Archives For Jesus

There is scene in The Lord of the Rings which Professor Tolkien felt was the pivitol moment of the book; in it, Gollum nearly repents, having been won over by Frodo’s kindness. But the well-meaning Sam interferes. Chastened by Sam’s meanness, Gollum sulks off. Following are Tolkien’s thoughts:

“For me perhaps the most tragic moment in the Tale comes when Sam fails to note the complete change in Gollum’s tone and aspect….His (Gollum’s) repentance is blighted and all Frodo’s pity is (in a sense) wasted. Shelob’s lair becomes inevitable” (Letter #246).”

One wonders how often this happens, e.g., when a sinner is close to repentance, but one of God’s well-meaning children interferes? More often than we’d care to admit. There will be much one day which we will have to answer for. Many surprises are in store.

Along these same lines are the all-too-often instances of when a brother, or sister (or both), are hurting, and reach out for help. Let’s say that they’re getting help, finding some measure of mentorship, of folks coming alongside them. Things are happening, God is moving.

Then the church steps in.

The church leadership. If the church is a hospital, they are its doctors facilitating a connection to the Great Physician. Not this time. Not on their rounds.

The church says “No, you can’t do it that way. It doesn’t matter if you’re getting helped, making connections. You’re not doing it under our auspices. You have to stop.”

There again, Gollum is shut down, shut out, feeling cast aside… Wondering “What did I do wrong? I thought the church was supposed to help me? Isn’t this a spiritual hospital? God was moving, my struggles were getting better. Why did you shut me down?”

Brothers and sisters this ought not to be. But it happens over and over again. 

Have you been there? You think you’re doing the right thing, reaching out, in evangelicalese getting “plugged in,” but it blows up in your face, and then crumbles into dust… Leaving you wondering why you ever did this in the first place. You’re left feeling like you’d find more camaraderie, more acceptance, down at the corner bar. At least there they won’t judge you for being a sinner seeking solace, relief, healing.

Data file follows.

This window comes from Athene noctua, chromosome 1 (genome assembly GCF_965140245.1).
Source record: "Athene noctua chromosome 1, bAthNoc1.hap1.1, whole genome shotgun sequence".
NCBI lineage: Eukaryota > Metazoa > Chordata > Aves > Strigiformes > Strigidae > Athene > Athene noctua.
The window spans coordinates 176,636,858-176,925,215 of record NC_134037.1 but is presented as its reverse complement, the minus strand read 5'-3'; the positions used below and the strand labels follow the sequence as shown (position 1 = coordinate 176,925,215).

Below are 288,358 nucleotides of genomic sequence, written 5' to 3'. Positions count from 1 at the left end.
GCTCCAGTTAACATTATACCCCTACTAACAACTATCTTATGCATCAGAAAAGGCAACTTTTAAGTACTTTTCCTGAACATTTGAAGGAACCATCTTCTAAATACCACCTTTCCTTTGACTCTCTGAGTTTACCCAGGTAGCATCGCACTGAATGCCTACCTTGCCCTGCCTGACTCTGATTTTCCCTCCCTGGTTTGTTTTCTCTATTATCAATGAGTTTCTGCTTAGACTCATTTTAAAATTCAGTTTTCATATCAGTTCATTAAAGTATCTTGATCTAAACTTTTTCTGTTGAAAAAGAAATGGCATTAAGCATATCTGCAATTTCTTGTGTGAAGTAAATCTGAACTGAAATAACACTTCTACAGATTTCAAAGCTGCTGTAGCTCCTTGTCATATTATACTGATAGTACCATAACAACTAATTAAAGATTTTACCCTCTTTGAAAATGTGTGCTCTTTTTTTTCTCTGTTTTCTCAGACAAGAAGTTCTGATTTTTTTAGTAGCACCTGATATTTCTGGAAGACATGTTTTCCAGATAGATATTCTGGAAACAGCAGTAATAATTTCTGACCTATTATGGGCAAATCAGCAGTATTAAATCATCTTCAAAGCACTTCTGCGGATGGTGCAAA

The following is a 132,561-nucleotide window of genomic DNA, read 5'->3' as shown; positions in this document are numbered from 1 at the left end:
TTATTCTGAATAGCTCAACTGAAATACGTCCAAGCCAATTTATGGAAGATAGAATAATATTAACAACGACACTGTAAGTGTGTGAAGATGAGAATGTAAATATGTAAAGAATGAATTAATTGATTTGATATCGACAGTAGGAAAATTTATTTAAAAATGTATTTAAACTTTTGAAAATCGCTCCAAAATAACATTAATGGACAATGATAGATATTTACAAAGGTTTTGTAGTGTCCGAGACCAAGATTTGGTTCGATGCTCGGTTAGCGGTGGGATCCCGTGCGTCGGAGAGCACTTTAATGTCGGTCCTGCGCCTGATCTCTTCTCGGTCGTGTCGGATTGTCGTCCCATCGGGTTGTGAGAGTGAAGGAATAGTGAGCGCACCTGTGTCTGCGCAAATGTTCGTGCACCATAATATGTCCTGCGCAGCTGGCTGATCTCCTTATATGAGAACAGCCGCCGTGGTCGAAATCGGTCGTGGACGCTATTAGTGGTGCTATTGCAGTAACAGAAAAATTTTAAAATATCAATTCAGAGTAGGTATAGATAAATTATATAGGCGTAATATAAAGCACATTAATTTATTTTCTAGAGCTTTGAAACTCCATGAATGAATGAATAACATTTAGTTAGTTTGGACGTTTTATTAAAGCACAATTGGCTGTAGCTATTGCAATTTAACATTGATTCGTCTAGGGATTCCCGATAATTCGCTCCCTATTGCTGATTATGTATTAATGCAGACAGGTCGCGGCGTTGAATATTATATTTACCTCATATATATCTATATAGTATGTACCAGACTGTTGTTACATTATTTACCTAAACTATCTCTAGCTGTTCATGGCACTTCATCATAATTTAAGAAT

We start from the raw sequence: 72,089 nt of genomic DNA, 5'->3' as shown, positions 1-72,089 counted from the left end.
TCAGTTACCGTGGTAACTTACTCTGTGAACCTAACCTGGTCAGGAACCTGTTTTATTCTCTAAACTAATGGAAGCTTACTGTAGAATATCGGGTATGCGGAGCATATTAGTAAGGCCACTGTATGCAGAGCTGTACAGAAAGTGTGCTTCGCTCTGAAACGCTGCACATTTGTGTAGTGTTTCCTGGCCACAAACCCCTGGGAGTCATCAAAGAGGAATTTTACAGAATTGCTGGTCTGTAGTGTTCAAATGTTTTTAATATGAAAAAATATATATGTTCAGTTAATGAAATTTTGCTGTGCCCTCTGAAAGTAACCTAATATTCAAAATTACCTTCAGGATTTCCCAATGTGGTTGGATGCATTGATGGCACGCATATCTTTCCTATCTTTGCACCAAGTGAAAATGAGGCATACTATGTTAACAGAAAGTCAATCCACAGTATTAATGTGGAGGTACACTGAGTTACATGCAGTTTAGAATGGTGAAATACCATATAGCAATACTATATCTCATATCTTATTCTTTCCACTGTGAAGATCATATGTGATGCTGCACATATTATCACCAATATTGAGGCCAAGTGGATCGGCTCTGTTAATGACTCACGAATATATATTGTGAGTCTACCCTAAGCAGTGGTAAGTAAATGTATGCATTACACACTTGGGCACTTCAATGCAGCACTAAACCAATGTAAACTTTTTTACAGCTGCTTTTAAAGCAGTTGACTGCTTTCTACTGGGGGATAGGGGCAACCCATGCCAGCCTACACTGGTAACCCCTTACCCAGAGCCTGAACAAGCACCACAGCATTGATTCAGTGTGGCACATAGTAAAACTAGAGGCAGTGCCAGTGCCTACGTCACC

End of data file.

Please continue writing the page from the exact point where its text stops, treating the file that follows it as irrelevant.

What do you do when the church fails? Where do you go?

Who has the words which bring you life? Can life be found? Is it worth trying again?

Jesus, where are You in this?


Sex, drugs, and rock ‘n roll, right? That’s the theology of most bands, isn’t it? Live fast, party hard, have fun, and damn the consequences. Insofar as I know, Metallica has never been quite that band; lyrically, at least. This isn’t the glam rock of Motley Crüe, or RATT, but the thrash of angst, anger, and injustice.
I’m not here saying I’m a fan, or that one should listen to Metallica. What I am saying is that, at least in their most recently released single, Hardwired, there’s a theology present. What do I mean?

C.S. Lewis famously wrote of theology of dirty jokes, his thesis being that off-color (especially sexual or scatological) humor makes us uncomfortable precisely because, on some instinctual level, we recognize that we are more than these flesh suits we wear. That we were in fact made for more, for glory. So that our own creatureliness offends us. Granted, one can’t make an entire theology of dirty jokes, but there is one there.